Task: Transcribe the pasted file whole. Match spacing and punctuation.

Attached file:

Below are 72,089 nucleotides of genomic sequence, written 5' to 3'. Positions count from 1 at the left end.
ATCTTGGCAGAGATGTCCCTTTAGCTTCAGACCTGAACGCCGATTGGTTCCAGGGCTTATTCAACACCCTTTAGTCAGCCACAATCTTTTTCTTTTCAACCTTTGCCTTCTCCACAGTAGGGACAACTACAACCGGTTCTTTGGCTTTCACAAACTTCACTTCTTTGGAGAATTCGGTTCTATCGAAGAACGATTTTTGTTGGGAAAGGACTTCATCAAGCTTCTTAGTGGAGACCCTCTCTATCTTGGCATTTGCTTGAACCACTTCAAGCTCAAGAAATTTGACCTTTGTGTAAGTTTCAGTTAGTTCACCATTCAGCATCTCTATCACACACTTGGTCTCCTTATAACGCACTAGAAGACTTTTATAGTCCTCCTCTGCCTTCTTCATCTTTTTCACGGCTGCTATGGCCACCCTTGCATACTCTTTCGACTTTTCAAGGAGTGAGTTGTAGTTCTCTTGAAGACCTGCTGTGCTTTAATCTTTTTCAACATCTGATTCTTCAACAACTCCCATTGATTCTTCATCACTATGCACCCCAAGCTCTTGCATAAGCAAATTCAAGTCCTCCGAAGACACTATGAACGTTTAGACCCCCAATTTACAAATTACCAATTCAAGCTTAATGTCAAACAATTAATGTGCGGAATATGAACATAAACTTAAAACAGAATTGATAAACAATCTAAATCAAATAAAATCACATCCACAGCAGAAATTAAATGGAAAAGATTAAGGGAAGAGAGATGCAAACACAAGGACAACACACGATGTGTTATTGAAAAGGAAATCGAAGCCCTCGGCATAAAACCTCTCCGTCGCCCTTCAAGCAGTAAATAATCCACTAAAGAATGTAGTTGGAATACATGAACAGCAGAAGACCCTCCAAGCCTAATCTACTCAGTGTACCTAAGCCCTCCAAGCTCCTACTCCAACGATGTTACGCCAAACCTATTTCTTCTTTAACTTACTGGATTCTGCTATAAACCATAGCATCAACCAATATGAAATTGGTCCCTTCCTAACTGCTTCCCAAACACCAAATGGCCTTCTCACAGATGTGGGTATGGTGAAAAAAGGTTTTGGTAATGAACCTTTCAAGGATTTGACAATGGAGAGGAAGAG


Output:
Below are 72,089 nucleotides of genomic sequence, written 5' to 3'. Positions count from 1 at the left end.
ATCTTGGCAGAGATGTCCCTTTAGCTTCAGACCTGAACGCCGATTGGTTCCAGGGCTTATTCAACACCCTTTAGTCAGCCACAATCTTTTTCTTTTCAACCTTTGCCTTCTCCACAGTAGGGACAACTACAACCGGTTCTTTGGCTTTCACAAACTTCACTTCTTTGGAGAATTCGGTTCTATCGAAGAACGATTTTTGTTGGGAAAGGACTTCATCAAGCTTCTTAGTGGAGACCCTCTCTATCTTGGCATTTGCTTGAACCACTTCAAGCTCAAGAAATTTGACCTTTGTGTAAGTTTCAGTTAGTTCACCATTCAGCATCTCTATCACACACTTGGTCTCCTTATAACGCACTAGAAGACTTTTATAGTCCTCCTCTGCCTTCTTCATCTTTTTCACGGCTGCTATGGCCACCCTTGCATACTCTTTCGACTTTTCAAGGAGTGAGTTGTAGTTCTCTTGAAGACCTGCTGTGCTTTAATCTTTTTCAACATCTGATTCTTCAACAACTCCCATTGATTCTTCATCACTATGCACCCCAAGCTCTTGCATAAGCAAATTCAAGTCCTCCGAAGACACTATGAACGTTTAGACCCCCAATTTACAAATTACCAATTCAAGCTTAATGTCAAACAATTAATGTGCGGAATATGAACATAAACTTAAAACAGAATTGATAAACAATCTAAATCAAATAAAATCACATCCACAGCAGAAATTAAATGGAAAAGATTAAGGGAAGAGAGATGCAAACACAAGGACAACACACGATGTGTTATTGAAAAGGAAATCGAAGCCCTCGGCATAAAACCTCTCCGTCGCCCTTCAAGCAGTAAATAATCCACTAAAGAATGTAGTTGGAATACATGAACAGCAGAAGACCCTCCAAGCCTAATCTACTCAGTGTACCTAAGCCCTCCAAGCTCCTACTCCAACGATGTTACGCCAAACCTATTTCTTCTTTAACTTACTGGATTCTGCTATAAACCATAGCATCAACCAATATGAAATTGGTCCCTTCCTAACTGCTTCCCAAACACCAAATGGCCTTCTCACAGATGTGGGTATGGTGAAAAAAGGTTTTGGTAATGAACCTTTCAAGGATTTGACAATGGAGAGGAAGAG